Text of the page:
Each context within our Great Plains mission field varies in opportunities to reach and disciple children. However, with prayerful discernment and congregational support, we can all find ways that fit our context to intervene early in the lives of children in our communities to build transformative relationships with them in “all places.” We can do this as an elementary school reading mentors, Girl Scouts and Boy Scouts leaders, Sunday school teachers, directors for children’s church dramas and choirs, after-school program organizers and volunteers, mid-week Bible teachers and backyard kids Bible club organizers. In these ways, and others, we can support and positively influence the spiritual and social development of the next generation. We must be respectful but intentional and innovative in our efforts to create inviting and welcoming discipleship pathways that bring children beyond outside the walls of our church into the life of the church and into faith in Christ before age 12.
Jesus valued the faith of a child, and it is indeed the innocent faith of children that can lead entire families to faith. Children are super-evangelists and relational drivers. They can teach their parents the things they learned through the ministry of the church. Eventually, Christ will break through to the whole family and bring them to faith. Children have faith, and their prayers can move mountains.
It was crucial for the future of God's life-giving influence on individuals and societies that the hearts and minds of children be informed with attitudes and knowledge of God's precepts (Deuteronomy 6:1-9). Cultivation of faith began in the home and continued through the shared faith of the people and through religious life and instruction. It is also crucial today that the principles and attitudes of personal piety and social holiness in the Wesleyan tradition that will help shape our future also will be taught, and we should begin with the youngest of children.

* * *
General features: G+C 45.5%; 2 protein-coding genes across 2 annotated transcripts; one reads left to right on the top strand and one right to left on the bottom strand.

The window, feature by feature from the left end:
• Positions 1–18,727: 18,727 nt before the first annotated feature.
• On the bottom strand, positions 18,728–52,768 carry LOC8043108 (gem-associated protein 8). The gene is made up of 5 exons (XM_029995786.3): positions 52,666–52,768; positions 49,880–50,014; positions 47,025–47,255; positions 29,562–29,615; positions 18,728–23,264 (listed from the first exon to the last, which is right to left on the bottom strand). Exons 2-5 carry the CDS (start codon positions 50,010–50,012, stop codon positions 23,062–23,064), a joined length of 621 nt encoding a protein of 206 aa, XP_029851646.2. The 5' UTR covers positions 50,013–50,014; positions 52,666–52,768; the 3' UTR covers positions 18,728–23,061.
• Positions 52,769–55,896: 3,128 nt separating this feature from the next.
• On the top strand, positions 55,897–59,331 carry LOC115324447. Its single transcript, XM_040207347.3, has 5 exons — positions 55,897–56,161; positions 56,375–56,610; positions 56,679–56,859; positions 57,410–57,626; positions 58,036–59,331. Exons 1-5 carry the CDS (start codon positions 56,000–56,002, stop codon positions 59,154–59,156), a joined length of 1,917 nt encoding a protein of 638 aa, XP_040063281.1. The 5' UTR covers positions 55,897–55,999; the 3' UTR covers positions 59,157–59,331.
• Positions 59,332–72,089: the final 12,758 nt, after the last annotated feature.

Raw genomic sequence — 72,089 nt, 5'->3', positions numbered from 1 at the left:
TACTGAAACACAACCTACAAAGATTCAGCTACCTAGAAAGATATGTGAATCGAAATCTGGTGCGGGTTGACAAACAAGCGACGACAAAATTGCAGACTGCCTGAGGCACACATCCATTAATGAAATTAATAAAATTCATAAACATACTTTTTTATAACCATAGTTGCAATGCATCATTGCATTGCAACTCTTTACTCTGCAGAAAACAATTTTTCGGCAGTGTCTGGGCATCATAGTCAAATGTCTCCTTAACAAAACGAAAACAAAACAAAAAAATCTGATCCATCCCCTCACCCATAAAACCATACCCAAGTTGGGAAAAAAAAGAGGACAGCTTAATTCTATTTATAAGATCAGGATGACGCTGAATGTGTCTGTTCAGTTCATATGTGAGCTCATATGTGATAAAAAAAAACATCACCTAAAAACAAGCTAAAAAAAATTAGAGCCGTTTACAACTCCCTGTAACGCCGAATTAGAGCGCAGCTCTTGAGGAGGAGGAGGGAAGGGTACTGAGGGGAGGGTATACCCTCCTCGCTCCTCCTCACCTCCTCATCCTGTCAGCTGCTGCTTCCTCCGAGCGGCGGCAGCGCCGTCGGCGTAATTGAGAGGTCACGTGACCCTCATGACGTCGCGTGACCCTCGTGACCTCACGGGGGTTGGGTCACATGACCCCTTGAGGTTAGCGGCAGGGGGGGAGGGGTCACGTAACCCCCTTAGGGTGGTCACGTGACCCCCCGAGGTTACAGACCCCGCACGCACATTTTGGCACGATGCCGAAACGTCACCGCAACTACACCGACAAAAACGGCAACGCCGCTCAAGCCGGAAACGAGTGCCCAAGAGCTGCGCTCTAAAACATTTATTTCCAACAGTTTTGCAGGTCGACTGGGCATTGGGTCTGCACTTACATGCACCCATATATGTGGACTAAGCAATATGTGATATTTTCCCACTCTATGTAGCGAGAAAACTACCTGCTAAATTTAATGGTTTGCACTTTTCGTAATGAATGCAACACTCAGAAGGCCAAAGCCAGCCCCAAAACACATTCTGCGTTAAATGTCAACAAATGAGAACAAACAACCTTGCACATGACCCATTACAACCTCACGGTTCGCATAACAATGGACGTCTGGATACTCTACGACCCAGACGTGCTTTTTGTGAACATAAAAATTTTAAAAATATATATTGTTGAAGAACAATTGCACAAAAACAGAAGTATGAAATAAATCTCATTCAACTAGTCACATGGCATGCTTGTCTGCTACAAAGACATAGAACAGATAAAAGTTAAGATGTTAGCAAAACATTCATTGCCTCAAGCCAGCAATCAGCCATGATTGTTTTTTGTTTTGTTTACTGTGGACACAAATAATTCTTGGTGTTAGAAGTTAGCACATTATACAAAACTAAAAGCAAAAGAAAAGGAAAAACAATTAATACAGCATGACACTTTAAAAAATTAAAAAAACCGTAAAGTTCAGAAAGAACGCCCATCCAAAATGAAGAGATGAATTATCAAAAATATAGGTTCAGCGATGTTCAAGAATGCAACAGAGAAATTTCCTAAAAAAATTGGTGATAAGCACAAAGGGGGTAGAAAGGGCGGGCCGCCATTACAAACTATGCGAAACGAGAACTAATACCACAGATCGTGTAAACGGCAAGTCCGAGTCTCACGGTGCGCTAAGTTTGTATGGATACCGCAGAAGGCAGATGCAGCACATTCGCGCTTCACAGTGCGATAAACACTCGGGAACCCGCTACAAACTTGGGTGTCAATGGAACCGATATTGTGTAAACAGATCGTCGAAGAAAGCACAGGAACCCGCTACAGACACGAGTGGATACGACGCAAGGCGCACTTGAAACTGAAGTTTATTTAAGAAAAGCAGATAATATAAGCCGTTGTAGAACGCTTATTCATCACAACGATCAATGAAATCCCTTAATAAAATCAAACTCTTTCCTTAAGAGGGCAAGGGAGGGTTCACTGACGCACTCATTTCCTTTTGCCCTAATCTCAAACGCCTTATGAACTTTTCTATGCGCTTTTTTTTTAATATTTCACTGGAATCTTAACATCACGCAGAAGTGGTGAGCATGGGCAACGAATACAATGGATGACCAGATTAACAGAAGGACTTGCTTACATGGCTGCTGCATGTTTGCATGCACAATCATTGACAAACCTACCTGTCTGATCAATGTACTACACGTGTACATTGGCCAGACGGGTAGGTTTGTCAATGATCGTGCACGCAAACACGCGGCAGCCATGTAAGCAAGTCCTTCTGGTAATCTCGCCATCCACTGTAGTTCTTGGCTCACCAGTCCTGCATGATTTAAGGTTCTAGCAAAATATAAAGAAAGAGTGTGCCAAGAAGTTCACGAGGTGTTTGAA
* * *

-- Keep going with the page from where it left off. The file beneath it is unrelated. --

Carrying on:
One of my guiding missional principles when I pastored a local church was undergirded by Matthew 19:13 – “One day some parents brought their children to Jesus so he could lay his hands on them and pray for them.” – In Spanish, the saying is, Cuando tocas la cabeza de un nino, tocas el corazon de un padre. That is, “When you lay your hand (by drawing near and blessing) on a child’s head (mind and as a whole, dignified and accepted person), you touch the heart of a parent.” Our mission is to transform the world. And we are right to invest our time, energy and passion for working to resolve existing social problems.
We are faithful and right to commit our time, energy and passion for working to address existing symptoms and concerns in our society. But if we are going to transform the world really, our vision must include the intentional spiritual formation of the next generation of citizens who will know and trust God and who live out of the truth, beauty and goodness of Christ.
Let’s keep a hand on the present issues and concerns of our day, but let us also keep an eye toward the future. Bless the children in your mission fields by finding respectful and context-sensitive ways to share your faith, your knowledge, your accompaniment and your care with the children so that the next generation may know.
En el Camino … On the Path
Bishop Ruben Saenz Jr.